By using the four indicators, you can have four different sensitivity settings for how many ticks would result in a full bar display. The maximum setting is a single tick. A tick is a 60th of a second. On each null event, the time is compared, so the average time between null events is being measured. The more bars you display, the longer the time between null events, which means more load on the machine.

Other points of interest and note: putting up a window in a saved position is all very nice, but what if the program is first run on a MacII, and then later is run on a MacPlus. It is important to check that window position is within the bounds of the window (better still, within the dragBounds that you use for MoveWindow()). I cheated in GLA, and took the cheap way out when it came to AppleShare. I wrote the configuration information into the same file as I execute from, which means that I cannot be shared under AppleShare (note: even if I was good, and wrote to a separate configuration file, I’d still not automatically be sharable. There’s a bit [there’s always a bit] that I need to set that says “I’m sharable, and won’t do anything bad”). [As we have reported in the past, forcing developers to create hundreds of little configuration files is a poor excuse for Apple’s failure to build a resource manager that is sharable. We don’t think this is the way to go and don’t particulary want our system file filled up with these things. Configuration information should be stored in a document instead. Documents are normally not expected to be sharable at the same time. In this program, Peter does another thing we don’t recommend: he opens a specific resource file by file name, a definite no-no. You should obtain the application file name from the finder info and open the file using that name instead of hard-coding a file name into the source. -Ed]

Dear Phil and Erich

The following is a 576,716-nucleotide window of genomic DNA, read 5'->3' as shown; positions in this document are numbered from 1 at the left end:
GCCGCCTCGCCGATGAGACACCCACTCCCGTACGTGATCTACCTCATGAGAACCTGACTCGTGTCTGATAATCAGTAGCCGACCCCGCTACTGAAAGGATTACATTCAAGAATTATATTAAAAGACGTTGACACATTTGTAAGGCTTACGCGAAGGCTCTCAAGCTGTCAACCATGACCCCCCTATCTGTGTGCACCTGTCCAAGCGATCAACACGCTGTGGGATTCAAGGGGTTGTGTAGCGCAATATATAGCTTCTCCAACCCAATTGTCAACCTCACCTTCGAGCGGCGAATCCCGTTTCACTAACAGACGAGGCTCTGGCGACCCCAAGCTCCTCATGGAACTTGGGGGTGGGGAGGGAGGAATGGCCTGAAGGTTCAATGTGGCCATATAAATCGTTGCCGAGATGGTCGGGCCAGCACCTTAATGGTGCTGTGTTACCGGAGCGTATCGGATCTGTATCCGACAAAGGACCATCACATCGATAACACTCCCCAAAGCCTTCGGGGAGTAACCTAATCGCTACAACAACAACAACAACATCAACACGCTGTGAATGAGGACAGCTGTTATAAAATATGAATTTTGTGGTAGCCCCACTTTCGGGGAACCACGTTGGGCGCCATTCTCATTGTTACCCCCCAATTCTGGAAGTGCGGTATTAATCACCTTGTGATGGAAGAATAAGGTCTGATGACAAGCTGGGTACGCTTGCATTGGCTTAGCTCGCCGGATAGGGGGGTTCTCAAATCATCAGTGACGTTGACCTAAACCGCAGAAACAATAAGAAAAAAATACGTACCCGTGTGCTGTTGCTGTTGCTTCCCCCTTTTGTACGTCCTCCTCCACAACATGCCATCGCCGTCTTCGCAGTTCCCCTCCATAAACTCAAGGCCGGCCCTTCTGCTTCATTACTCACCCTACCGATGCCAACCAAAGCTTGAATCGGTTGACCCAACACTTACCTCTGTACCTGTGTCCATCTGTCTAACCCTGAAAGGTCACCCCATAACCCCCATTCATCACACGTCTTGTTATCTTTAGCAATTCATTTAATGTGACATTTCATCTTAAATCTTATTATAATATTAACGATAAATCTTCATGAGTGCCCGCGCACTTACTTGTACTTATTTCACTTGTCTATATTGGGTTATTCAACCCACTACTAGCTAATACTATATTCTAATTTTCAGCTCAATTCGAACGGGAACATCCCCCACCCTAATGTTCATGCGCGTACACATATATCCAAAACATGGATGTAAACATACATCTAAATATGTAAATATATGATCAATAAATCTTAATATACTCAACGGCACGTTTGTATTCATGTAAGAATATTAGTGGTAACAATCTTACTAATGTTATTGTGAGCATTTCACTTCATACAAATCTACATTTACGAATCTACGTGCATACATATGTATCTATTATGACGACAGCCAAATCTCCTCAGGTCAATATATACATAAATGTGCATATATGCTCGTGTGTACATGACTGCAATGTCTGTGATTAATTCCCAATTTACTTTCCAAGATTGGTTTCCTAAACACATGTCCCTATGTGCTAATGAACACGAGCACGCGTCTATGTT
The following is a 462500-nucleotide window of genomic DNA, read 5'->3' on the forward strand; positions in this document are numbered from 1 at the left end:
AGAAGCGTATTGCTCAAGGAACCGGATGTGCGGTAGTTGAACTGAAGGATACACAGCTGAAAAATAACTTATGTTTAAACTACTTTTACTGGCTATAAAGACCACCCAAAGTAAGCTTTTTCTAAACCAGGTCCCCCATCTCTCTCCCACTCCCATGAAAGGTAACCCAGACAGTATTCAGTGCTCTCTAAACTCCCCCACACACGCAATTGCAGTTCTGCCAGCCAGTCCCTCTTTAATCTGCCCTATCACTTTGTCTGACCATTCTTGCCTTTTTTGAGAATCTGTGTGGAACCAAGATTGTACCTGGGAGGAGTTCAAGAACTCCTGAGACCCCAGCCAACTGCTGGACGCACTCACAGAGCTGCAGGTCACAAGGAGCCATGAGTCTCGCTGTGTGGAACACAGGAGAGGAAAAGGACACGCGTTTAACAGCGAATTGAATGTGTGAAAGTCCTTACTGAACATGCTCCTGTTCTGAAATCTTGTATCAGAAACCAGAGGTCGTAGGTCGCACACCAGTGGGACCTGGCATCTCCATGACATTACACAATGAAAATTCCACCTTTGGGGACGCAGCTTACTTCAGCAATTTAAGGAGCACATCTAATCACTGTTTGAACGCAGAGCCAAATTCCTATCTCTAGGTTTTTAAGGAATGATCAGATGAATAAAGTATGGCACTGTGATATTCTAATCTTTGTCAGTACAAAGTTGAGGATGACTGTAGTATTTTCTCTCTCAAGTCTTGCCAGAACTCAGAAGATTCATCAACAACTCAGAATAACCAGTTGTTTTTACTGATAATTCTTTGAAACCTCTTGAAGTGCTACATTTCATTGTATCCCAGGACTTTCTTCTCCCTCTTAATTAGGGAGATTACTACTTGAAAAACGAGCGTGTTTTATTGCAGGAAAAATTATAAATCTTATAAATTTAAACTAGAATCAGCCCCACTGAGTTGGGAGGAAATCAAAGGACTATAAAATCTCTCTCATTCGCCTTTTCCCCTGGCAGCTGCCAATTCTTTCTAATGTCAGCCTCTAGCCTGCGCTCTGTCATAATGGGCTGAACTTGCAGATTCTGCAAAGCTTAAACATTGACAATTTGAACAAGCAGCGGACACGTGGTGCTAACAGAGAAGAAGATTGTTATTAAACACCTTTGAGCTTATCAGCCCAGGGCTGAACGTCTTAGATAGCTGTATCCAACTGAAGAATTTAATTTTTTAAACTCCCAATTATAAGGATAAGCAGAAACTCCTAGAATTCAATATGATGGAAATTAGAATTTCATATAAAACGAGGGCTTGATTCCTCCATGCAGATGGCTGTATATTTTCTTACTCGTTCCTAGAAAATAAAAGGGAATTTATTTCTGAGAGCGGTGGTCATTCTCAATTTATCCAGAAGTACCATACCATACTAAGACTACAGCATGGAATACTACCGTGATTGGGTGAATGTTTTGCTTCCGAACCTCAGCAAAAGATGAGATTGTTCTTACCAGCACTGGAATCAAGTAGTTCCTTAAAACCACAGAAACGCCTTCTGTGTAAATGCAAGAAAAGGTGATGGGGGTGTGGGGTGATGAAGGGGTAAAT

(MultiFinder wish list)

While I’m very happy with all that I can now do with my Macintosh and MultiFinder, there are still things I’d like to see (especially as a programmer).

• I want some way of getting mouse clicks into a window when that mouse click caused a Major Switch (try clicking on GLA’s content region in a switch, dragging, and releasing the mouse--GLA’s window won’t drag)

• I’d like Alert and Dialog boxes that I can bring up via some sort of sublaunch mechanism that puts the dialog/alert ‘program’ into the foreground and my program in the background so that it can do work while the user takes his/her time responding to the dialog (I’d like a clean mechanism, not have to write my own ‘dialog/alert displaying task’ especially to do this).

• I want to see more backgroundware from Apple. A MacTerminal that downloads in the background would be very nice. Initializing a floppy diskette in the background would be great (though that requires multi-threaded i/o, another nice feature for a future MultiFinder)

• I’d like some kosher way of notifying a user that I need attention when I’m in the background. What does PrintMonitor know that we lowly developers don’t?

• I want to see documentation on this mysterious Layer Manager that’s managing all the app layers for me behind my back (and not sending me mouseDowns on Major Switches). In return, I promise to restrain myself from playing with undocumented traps in search of it.

• I’d like language developers to be seeded as early as possible with things like MultiFinder so that I’m not forced to use MPW to program on the cutting edge (try running MPW and MultiFinder and the app your writing on a 2 Meg machine sometime, not to mention the 80% of us who have 1 Meg machines!). Please don’t make me write glue for this--that’s what the language developers are for. [A swift kick in the rear to third party develoepers to update their products when they get the new interfaces is also in order. -Ed]

• I want MultiFinder to somehow guarantee my background task a nullEvent at least every so often, so that my communications software doesn’t time out due to it not getting any time. Just a little pre-emption so that connections don’t die just because MicroSomeone’s software decides to keep the CPU longer than it should have.

• I want the playing of sounds to not kill all user i/o. I want to be able to type characters and switch between programs while sound is playing. How about some more background tasks guys?

/* Graphic Load Average
 © 1987 Peter Korn

 This is a little program designed 
 to run in the backround under MultiFinder.
 It’s purpose:  to graphically indicate 
 the ‘load’ by creating a column chart of 
 the load.
 
*/
/*  Defines */

#define NIL  0
#define nullStopMask  0
#define MYALERT  128
#define MYDIALOG 150